Jessica Wanhoff says she is glad she spoke up to her doctor about the unusual chest pain she’d been feeling in summer 2021. Though her latest mammograms hadn’t indicated anything unusual, she and her doctor further investigated the cause of her pain, eventually revealing an aggressive form of stage III breast cancer.
Wanhoff, only 36 at the time, partnered with the oncology care team at Loma Linda University Medical Center–Murrieta (LLUMC–Murrieta), where she was able to receive treatment just a few stoplights away from her Menifee-based ranch. For October’s Breast Cancer Awareness Month, she shares her experience with breast cancer, including the critical roles that medical technology, a supportive care team, and a steadfast mindset played in her journey back to health.
“I came out knowing I am a lot stronger and braver than I thought,” says Wanhoff, reflecting on her experience.
Caring for animals and appreciating music fulfill Wanhoff’s life, she says. When she isn't tending to their three horses, three cats, and two dogs on her five-acre family ranch, Wanhoff travels around California to attend music events and participate in music videos and concerts.
Though COVID had paused many of her social activities, Wanhoff says her breast cancer diagnosis in 2021 brought her entire life to a screeching halt. She’d been receiving mammograms since she was 30, knowing she was at higher risk of developing breast cancer due to a strong prevalence of cancer in her family — but the news was still shocking.
“The sensation was everything went quiet,” she says about the moment she heard of her cancer.
In a triple-negative breast cancer, the cancer cells don't have receptors for estrogen, progesterone, and a protein called HER2, says Sharon Lum, MD, MBA, chair of the Loma Linda University Health Department of Surgery, who met with Wanhoff during her treatment. While the triple-negative makes the cancer unresponsive to specific therapies, it also opens the door to different treatment approaches.
After the initial shock of her diagnosis, Wanhoff says she partnered with LLUMC–Murrieta’s cancer care team and solidified a determined, even “stubborn,” mindset.
“I didn’t want to show I was letting this win,” she says. “Having a strong support team by my side really helped. As terrifying as it was, this whole team came together and said, 'You know what? We're going to put together something for you, and we're going to attack it, do the best we can.’”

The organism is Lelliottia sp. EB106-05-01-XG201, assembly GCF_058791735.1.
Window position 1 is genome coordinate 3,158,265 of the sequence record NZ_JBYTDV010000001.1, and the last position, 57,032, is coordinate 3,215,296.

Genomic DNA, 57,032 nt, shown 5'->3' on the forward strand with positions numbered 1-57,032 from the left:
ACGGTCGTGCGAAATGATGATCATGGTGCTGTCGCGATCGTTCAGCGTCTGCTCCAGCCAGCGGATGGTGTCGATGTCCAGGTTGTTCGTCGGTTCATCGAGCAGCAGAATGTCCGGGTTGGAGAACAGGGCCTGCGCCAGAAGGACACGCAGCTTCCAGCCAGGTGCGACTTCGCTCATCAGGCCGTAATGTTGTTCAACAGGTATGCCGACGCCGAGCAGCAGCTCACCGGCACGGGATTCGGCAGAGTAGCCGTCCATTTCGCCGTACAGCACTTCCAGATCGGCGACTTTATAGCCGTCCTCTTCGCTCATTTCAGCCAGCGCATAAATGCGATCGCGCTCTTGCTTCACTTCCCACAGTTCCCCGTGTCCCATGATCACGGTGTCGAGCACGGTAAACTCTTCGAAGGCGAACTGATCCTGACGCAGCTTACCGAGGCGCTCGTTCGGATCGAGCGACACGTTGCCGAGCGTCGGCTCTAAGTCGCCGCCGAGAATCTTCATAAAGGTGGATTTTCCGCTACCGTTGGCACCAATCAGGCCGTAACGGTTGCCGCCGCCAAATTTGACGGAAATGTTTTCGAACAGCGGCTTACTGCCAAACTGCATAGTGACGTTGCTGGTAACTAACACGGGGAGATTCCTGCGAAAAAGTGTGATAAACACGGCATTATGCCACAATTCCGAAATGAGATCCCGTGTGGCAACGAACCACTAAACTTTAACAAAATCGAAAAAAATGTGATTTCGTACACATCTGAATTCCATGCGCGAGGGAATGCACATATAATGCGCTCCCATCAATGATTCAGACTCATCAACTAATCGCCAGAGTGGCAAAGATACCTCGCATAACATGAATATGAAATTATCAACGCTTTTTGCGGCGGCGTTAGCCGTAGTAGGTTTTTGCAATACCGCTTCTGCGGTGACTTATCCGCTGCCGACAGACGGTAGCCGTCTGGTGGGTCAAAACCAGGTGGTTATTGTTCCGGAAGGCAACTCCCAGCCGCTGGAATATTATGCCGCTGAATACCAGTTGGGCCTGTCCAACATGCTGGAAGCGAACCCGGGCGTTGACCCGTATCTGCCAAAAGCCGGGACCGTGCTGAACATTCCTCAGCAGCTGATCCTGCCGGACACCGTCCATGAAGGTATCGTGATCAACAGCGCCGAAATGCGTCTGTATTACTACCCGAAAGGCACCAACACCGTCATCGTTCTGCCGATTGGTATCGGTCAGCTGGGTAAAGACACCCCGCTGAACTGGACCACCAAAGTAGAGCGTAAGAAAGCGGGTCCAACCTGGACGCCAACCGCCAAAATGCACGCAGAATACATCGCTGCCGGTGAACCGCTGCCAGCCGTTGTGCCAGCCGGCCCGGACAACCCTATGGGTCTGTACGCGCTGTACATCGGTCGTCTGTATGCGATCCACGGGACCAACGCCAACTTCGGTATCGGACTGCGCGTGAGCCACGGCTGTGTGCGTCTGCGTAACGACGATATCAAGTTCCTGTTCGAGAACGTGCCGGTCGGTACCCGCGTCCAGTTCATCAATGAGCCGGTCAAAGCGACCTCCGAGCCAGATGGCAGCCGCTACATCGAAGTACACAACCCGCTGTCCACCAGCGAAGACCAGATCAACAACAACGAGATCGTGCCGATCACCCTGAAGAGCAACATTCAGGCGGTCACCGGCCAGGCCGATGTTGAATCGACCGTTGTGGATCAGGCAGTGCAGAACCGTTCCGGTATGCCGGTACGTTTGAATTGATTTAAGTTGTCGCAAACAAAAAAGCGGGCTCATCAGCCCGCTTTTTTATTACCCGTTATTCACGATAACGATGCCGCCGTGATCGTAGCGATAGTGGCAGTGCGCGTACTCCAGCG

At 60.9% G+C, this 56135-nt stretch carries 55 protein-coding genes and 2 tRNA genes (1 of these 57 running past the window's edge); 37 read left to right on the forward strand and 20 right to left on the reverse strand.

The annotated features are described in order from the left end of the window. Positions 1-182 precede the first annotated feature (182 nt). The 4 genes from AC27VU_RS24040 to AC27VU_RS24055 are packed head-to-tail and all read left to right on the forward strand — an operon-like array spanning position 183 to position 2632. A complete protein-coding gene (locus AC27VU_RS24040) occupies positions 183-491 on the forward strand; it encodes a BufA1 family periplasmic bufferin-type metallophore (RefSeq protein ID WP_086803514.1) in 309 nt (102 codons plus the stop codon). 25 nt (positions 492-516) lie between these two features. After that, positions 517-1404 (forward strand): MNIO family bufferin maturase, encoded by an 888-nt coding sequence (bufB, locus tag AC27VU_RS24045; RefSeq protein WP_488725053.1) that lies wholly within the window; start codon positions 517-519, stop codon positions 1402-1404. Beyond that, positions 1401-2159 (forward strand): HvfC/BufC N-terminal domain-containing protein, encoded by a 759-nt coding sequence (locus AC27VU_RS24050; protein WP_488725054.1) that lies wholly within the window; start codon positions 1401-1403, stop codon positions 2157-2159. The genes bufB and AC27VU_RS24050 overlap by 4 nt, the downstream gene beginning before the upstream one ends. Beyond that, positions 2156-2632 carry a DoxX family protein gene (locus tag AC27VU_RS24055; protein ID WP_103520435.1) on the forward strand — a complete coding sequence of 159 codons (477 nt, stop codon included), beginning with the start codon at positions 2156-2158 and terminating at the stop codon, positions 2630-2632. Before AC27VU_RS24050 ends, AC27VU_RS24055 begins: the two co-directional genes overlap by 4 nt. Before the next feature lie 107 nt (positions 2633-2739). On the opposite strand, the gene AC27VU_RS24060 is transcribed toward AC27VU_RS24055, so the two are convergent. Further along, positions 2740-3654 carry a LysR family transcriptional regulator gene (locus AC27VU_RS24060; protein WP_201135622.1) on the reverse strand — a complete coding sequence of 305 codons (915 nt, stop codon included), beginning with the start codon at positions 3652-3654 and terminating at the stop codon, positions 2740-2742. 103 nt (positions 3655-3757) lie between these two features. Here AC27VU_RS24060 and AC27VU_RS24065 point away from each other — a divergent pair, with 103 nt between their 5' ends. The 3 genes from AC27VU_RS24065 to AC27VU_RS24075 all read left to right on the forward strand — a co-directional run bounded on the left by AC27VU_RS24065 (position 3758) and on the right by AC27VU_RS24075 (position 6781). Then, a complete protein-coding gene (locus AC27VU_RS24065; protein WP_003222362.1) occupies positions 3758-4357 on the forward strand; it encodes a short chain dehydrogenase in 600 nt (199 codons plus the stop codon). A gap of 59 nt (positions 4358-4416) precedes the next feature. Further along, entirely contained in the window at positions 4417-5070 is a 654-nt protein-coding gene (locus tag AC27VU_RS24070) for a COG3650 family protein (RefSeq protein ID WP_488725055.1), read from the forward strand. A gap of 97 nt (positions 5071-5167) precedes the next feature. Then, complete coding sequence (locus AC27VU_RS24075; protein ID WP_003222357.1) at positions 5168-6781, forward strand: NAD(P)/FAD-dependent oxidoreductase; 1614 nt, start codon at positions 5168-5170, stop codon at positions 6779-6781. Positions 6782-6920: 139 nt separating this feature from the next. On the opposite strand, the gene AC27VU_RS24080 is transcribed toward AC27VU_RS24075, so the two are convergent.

She worked with oncologist Evelyn Mendoza, MD, to begin a regimen of chemotherapy paired with immunotherapy (monoclonal antibodies). Lum says Wanhoff benefitted from a new treatment protocol for triple-negative breast cancer — based on findings of a major clinical trial demonstrating patients’ “incredible responses” to a combination of chemotherapy and monoclonal antibodies. Wanhoff received the treatment just a year after its FDA approval.
“This is a new protocol that has just transformed how we think about triple negative breast cancer,” says Lum. “It’s the kind of personalized medicine that everybody's been waiting for. Incredible, very active research in the field has transformed the prognosis for this terribly aggressive breast cancer that she had.”
LLUMC–Murrieta’s cancer care team encouraged Wanhoff throughout her infusion therapies, she says, and she continued to the next step in her treatment — surgery. She worked with surgical oncologist Halley Vora, MD, to undergo a partial mastectomy in June 2022. Results after the surgery showed no signs of cancer, meaning Wanhoff had experienced a complete pathologic response to her treatments.
“Anytime I was unsure, scared, or had questions, the entire cancer care team was right there for me and supportive,” Wanhoff says. “I mean, through all this, you never feel normal. But they were there to be supportive and treat me humanely and care for me through the hand-holding moments.”
Because Vora preserved the breast with cancer during surgery, Wanhoff underwent radiation treatment with radiation oncologist Jessica Jutzy, MD, PhD, at LLUMC–Murrieta to keep the cancer from growing back. Wanhoff says she appreciated being “right around the corner” from the clinic for the 30 days of daily radiation.
Lum says LLUMC–Murrieta’s comprehensive cancer program possesses all the elements of quality, multidisciplinary care in the community setting — integrating medical, surgical, and radiation oncology, palliative care, pathology, and various other specialties involved in cancer care. It is also the only community cancer center in the region accredited by the Commission on Cancer of the American College of Surgeons.
Scans since August 2022 continue to show no evidence of cancer for Wanhoff. She says learning about other women’s breast cancer experiences helped her remain optimistic, and she hopes sharing her experience can do the same for others. She urges other women:
"Please listen to your body. We know what's normal and what's not. If you're having pain or an unusual sensation, please get it checked out to know that you're okay, or should something come up, your team can plan an appropriate form of attack and help you get through this.”
Though she is cautious about using the words "cancer-free," Wanhoff confidently states: “I am headed in the right direction, and I’m not skipping any tests or scans.”
Experts at LLUMC–Murrieta are committed to providing compassionate, comprehensive, and personalized care along every step of your cancer journey. Learn more about cancer screening and treatment options online or call 951-290-4148.